Western culture is fixated by the notion that technology alone is the cure-all, freeing us from all of our environmental problems. But authors Michael and Joyce Huesemann have attempted to debunk this myth in their new book, Techno-Fix. Technology, they say, has only limited potential to reduce our Ecological Footprint.
As Mathis Wackernagel, co-creator of the Ecological Footprint is quoted, “There is much evidence today that humanity’s Ecological Footprint already exceeds global carrying capacity. Ecological resilience and social well-being are more likely to be assured if the total human load remains substantially below Earth’s carrying capacity. Living at the ecological edge comprises ecosystem’s adaptability, robustness and regenerative capacity, thereby threatening other species, whole ecosystems, and ultimately humanity itself.”
Many assume there are few problems in an industrialized society that cannot be solved by greater efficiency. It is also assumed that dwindling non-renewable resources will be countered by better energy efficiency; food and water scarcity will be cured by more efficient genetically modified crops; environmental pollution can be solved by designing more eco-efficient industrial processes; and slow economic growth can be reversed by improving the effectiveness of our labor force.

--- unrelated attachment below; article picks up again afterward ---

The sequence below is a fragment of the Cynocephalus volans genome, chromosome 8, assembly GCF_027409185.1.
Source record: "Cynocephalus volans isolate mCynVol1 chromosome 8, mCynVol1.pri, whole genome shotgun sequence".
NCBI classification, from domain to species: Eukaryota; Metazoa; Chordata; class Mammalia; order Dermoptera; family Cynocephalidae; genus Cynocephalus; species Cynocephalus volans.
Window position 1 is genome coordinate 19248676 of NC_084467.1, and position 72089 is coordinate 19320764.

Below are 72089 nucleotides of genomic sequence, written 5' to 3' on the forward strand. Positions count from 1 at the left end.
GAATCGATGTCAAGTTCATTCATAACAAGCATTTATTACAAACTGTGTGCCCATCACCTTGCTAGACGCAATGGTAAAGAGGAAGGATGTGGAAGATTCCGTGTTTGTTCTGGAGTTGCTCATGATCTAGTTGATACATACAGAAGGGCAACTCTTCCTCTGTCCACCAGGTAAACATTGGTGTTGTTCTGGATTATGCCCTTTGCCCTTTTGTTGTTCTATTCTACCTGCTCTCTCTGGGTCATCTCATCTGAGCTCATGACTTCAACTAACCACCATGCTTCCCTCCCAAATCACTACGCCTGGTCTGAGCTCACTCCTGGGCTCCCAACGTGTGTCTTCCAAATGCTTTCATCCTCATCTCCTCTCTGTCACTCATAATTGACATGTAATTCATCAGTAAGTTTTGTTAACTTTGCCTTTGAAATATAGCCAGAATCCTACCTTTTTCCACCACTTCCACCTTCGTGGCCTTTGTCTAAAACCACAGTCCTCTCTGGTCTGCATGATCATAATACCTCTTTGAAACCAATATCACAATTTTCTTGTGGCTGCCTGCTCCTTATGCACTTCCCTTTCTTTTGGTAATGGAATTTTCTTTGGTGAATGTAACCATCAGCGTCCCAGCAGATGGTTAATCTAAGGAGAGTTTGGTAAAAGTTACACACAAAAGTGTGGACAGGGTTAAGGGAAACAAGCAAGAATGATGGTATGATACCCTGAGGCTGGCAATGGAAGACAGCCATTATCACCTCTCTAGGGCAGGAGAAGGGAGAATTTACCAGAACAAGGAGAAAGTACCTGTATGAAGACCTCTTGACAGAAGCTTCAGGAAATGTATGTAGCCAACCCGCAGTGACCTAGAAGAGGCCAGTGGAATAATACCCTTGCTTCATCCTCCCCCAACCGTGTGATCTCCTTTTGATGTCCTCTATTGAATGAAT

Techno-Fix reveals that negative unintended consequences of technology are inherently unpredictable and unavoidable, that techno-optimism is unjustified, and that modern technology, in the presence of continued economic growth, does not promote sustainability, but hastens collapse.
“We have altered the chemistry of the atmosphere with fossil fuel use and now hope that we can maintain our lifestyles, economies and consumption with the promise of geo-engineering – carbon capture and storage or spraying aerosols of sulfur dioxide in the sky,” wrote David Suzuki in his review of Techno-fix. “As this book shows, it is suicidal to put our hopes in such promises.”
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